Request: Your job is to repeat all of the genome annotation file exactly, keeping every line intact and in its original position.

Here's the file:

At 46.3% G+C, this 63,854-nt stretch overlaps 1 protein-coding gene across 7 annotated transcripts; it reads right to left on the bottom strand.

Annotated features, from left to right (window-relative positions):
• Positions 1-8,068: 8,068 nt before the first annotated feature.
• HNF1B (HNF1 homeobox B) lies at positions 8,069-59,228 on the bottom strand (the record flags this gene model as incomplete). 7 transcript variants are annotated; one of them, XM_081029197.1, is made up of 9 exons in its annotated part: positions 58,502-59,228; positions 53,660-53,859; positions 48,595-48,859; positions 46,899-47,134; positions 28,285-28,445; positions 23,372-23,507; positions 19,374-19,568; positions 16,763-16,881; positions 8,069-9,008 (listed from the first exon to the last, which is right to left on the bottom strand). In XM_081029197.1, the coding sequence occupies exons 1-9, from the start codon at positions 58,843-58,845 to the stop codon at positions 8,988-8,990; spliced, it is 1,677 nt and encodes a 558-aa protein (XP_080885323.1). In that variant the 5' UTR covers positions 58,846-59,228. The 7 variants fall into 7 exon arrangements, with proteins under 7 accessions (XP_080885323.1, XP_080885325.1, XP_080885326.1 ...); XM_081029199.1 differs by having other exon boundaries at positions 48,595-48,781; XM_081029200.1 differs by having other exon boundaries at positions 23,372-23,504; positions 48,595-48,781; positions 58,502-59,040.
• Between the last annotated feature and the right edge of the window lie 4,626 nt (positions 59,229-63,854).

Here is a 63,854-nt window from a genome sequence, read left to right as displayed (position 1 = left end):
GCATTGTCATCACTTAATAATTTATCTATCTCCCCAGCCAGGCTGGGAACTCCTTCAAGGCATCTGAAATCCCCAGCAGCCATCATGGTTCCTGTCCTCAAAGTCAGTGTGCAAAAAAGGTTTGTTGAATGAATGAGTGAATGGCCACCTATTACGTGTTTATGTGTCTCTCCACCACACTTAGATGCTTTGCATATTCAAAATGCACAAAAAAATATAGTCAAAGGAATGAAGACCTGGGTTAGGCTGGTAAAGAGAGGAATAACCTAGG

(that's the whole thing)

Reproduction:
At 46.3% G+C, this 63,854-nt stretch overlaps 1 protein-coding gene across 7 annotated transcripts; it reads right to left on the bottom strand.

Annotated features, from left to right (window-relative positions):
• Positions 1-8,068: 8,068 nt before the first annotated feature.
• HNF1B (HNF1 homeobox B) lies at positions 8,069-59,228 on the bottom strand (the record flags this gene model as incomplete). 7 transcript variants are annotated; one of them, XM_081029197.1, is made up of 9 exons in its annotated part: positions 58,502-59,228; positions 53,660-53,859; positions 48,595-48,859; positions 46,899-47,134; positions 28,285-28,445; positions 23,372-23,507; positions 19,374-19,568; positions 16,763-16,881; positions 8,069-9,008 (listed from the first exon to the last, which is right to left on the bottom strand). In XM_081029197.1, the coding sequence occupies exons 1-9, from the start codon at positions 58,843-58,845 to the stop codon at positions 8,988-8,990; spliced, it is 1,677 nt and encodes a 558-aa protein (XP_080885323.1). In that variant the 5' UTR covers positions 58,846-59,228. The 7 variants fall into 7 exon arrangements, with proteins under 7 accessions (XP_080885323.1, XP_080885325.1, XP_080885326.1 ...); XM_081029199.1 differs by having other exon boundaries at positions 48,595-48,781; XM_081029200.1 differs by having other exon boundaries at positions 23,372-23,504; positions 48,595-48,781; positions 58,502-59,040.
• Between the last annotated feature and the right edge of the window lie 4,626 nt (positions 59,229-63,854).

Here is a 63,854-nt window from a genome sequence, read left to right as displayed (position 1 = left end):
GCATTGTCATCACTTAATAATTTATCTATCTCCCCAGCCAGGCTGGGAACTCCTTCAAGGCATCTGAAATCCCCAGCAGCCATCATGGTTCCTGTCCTCAAAGTCAGTGTGCAAAAAAGGTTTGTTGAATGAATGAGTGAATGGCCACCTATTACGTGTTTATGTGTCTCTCCACCACACTTAGATGCTTTGCATATTCAAAATGCACAAAAAAATATAGTCAAAGGAATGAAGACCTGGGTTAGGCTGGTAAAGAGAGGAATAACCTAGG